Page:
“Aaron Sorkin writes and directs a movie about the Chicago Seven trial” sounds like a pitch tailor-made to attract an audience of liberal-minded boomers (I speak from experience; my parents are currently on their third viewing of The West Wing). And that’s exactly what The Trial of the Chicago 7 is: classic Sorkin, down to the courtroom setting. It’s a fairly traditional, all-star telling of a radical moment in history that aims to please and mostly does. Based on the content, it’s clear that the time is right to be reminded of a story like the 1968 DNC riots. But while the format is enjoyable, it may not be the right one for this moment.
The Trial of the Chicago 7 recounts the epic trial of the activists charged with inciting the 1968 riots at the Democratic National Convention in Chicago. There are eight defendants: Tom Hayden (Eddie Redmayne) and Rennie Davis (Alex Sharp) head Students for a Democratic Society. Jerry Rubin (Jeremy Strong) and Abbie Hoffman (Sacha Baron Cohen) lead the Yippies. They’re joined by anti-war activist David Dellinger (John Carroll Lynch), and protesters John Froines (Danny Flaherty) and Lee Weiner (Noah Robbins). Black Panther leader Bobby Seale (Yahya Abdul-Mateen II) is lumped in, just for being in town on the day of the riots. (Seale is eventually tried separately.)
Young prosecuting lawyer Richard Schultz (Joseph Gordon-Levitt) is a decent guy stuck in a tight ethical spot. William Kunstler (Mark Rylance), a soft-spoken but idealistically-driven lawyer, represents the defendants. Overseeing the whole affair is Judge Julius Hoffman (Frank Langella), who’s hell-bent on getting the men convicted, impartiality be damned. Sorkin follows the action in the courtroom and the defendants’ deliberations outside of it, intercut with flashbacks of the 1968 riots themselves.
Sorkin’s script is peppered with whip-smart dialogue and idealistic speeches, and the film is stacked with solid ensemble performances that make the most of his writing. Strong is sweetly charming as the stoned Rubin. Baron Cohen is genuinely impressive as Hoffman, giving an intelligent, nuanced performance of a character that could easily have been over-the-top. It probably comes as no surprise that Rylance steals the whole thing without even trying, doing the understated and dryly funny work he typically excels at.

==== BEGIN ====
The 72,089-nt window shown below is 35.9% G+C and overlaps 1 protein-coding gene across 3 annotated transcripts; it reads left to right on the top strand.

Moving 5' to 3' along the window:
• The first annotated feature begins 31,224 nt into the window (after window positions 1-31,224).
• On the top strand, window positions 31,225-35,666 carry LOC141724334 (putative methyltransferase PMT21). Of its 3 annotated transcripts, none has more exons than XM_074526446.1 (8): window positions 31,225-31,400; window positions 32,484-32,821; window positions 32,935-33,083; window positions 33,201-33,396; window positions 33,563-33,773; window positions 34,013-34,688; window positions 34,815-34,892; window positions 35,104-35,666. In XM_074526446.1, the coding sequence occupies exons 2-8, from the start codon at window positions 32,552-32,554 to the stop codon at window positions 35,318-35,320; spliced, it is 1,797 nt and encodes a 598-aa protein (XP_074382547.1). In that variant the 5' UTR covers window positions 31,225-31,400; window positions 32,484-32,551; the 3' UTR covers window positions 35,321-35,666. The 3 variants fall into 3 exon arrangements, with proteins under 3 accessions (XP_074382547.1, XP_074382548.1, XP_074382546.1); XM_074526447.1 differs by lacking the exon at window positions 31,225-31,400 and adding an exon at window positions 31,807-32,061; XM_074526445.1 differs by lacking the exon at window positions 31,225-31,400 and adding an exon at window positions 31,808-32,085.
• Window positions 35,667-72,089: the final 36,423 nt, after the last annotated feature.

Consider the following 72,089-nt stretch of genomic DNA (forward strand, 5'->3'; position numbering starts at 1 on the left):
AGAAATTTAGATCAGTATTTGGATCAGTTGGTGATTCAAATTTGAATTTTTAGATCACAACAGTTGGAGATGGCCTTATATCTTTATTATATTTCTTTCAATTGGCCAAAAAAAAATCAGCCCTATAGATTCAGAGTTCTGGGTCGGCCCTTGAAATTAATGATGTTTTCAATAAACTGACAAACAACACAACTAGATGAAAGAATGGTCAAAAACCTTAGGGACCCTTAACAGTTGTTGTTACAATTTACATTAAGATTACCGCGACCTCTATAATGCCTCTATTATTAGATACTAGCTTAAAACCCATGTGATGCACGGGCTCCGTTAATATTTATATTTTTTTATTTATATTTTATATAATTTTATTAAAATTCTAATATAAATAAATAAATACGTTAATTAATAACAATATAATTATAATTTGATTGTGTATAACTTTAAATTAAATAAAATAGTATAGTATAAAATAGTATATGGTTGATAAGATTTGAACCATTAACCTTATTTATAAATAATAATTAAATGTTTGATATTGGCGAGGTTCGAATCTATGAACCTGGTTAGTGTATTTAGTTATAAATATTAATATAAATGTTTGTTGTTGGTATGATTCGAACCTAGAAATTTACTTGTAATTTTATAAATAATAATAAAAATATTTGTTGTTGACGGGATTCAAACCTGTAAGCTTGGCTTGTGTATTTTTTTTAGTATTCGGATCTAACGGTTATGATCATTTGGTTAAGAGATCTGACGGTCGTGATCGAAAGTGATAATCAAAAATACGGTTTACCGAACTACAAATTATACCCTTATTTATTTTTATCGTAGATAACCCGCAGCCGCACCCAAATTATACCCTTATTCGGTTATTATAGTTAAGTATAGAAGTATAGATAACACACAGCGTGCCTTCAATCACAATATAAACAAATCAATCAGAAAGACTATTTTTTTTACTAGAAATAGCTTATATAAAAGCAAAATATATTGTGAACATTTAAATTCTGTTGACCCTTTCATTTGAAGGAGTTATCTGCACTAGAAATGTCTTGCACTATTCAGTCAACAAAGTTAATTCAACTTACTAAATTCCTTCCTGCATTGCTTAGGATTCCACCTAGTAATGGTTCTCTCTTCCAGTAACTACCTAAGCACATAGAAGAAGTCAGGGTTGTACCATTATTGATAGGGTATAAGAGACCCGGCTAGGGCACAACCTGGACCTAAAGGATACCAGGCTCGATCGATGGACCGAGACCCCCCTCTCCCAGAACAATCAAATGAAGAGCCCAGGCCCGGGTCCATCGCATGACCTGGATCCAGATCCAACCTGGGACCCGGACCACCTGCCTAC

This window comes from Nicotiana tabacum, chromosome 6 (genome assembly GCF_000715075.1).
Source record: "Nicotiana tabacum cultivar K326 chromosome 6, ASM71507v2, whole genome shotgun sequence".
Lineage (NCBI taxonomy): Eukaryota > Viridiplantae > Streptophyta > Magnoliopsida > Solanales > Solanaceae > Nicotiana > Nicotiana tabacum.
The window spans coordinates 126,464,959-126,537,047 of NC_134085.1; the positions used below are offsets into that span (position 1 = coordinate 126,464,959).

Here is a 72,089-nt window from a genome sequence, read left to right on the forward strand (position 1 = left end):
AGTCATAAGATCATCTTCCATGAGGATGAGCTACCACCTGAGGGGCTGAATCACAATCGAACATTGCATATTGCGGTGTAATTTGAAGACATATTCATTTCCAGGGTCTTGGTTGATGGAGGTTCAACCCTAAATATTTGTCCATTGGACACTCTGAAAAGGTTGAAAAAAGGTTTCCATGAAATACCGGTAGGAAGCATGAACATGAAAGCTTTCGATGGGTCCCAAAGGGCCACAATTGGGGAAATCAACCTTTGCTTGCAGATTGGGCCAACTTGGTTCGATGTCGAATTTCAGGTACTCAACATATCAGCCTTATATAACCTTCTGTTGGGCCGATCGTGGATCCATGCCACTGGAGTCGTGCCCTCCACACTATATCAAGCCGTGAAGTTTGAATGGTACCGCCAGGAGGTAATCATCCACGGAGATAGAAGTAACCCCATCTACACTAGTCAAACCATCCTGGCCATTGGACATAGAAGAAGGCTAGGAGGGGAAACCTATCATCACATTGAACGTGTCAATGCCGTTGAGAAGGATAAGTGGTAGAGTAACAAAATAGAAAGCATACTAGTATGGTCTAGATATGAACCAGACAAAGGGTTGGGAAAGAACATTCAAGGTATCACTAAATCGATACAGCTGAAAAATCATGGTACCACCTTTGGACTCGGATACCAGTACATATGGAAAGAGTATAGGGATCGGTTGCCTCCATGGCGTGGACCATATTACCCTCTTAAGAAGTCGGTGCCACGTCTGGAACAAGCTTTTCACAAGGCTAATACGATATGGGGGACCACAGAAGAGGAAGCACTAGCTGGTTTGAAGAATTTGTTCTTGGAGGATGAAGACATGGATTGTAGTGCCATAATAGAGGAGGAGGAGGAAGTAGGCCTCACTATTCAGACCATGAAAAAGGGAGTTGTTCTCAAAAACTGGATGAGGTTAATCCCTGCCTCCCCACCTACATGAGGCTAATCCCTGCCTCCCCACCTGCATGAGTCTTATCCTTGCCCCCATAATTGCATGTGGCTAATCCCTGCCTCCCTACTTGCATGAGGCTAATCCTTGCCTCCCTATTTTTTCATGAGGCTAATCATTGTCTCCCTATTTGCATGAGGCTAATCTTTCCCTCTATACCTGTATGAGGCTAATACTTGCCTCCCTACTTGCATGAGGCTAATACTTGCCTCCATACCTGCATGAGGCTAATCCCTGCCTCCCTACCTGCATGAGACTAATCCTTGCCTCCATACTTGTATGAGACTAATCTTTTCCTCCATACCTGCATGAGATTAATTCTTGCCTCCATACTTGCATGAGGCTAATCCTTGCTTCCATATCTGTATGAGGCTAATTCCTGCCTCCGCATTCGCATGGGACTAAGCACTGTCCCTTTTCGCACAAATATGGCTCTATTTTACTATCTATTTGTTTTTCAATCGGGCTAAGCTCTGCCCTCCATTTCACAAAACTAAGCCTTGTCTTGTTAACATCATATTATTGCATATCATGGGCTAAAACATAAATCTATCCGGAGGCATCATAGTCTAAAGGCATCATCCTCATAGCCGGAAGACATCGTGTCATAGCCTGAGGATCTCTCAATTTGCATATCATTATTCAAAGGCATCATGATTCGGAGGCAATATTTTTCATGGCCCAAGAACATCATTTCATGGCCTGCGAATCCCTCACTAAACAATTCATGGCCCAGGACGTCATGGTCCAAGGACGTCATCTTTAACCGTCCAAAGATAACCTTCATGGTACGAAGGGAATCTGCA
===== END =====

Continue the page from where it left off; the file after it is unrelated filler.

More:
The film struggles a bit, however, with tone. This is an issue almost from the opening moments, as images of the Vietnam draft lottery and the assassinations of Martin Luther King Jr. and Robert Kennedy–intercut with scenes of the main characters preparing to go to Chicago–play over a distractingly upbeat Daniel Pemberton score. The film’s most dramatic element is Seale’s astoundingly unfair treatment at the hands of the court, but short of a few key moments, he’s treated as something of an afterthought and drops out completely after he’s removed from the trial.
The Trial of the Chicago 7 feels like such a genre throwback (we don’t see courtroom dramas like this much anymore) that it feels more at home amongst 90s fare like A Time to Kill and Sorkin’s own A Few Good Men. The story and its themes, however, are extremely appropriate to today, and deserve an edgier telling than they get. It’s an entertaining film, but still feels like a softened, high school history class-friendly version of events. With all the parallels writers like to draw between 2020 and 1968, I do hope this period in history will warrant a slightly different kind of telling 50-plus years down the line.
“The Trial of the Chicago 7” streams tomorrow on Netflix.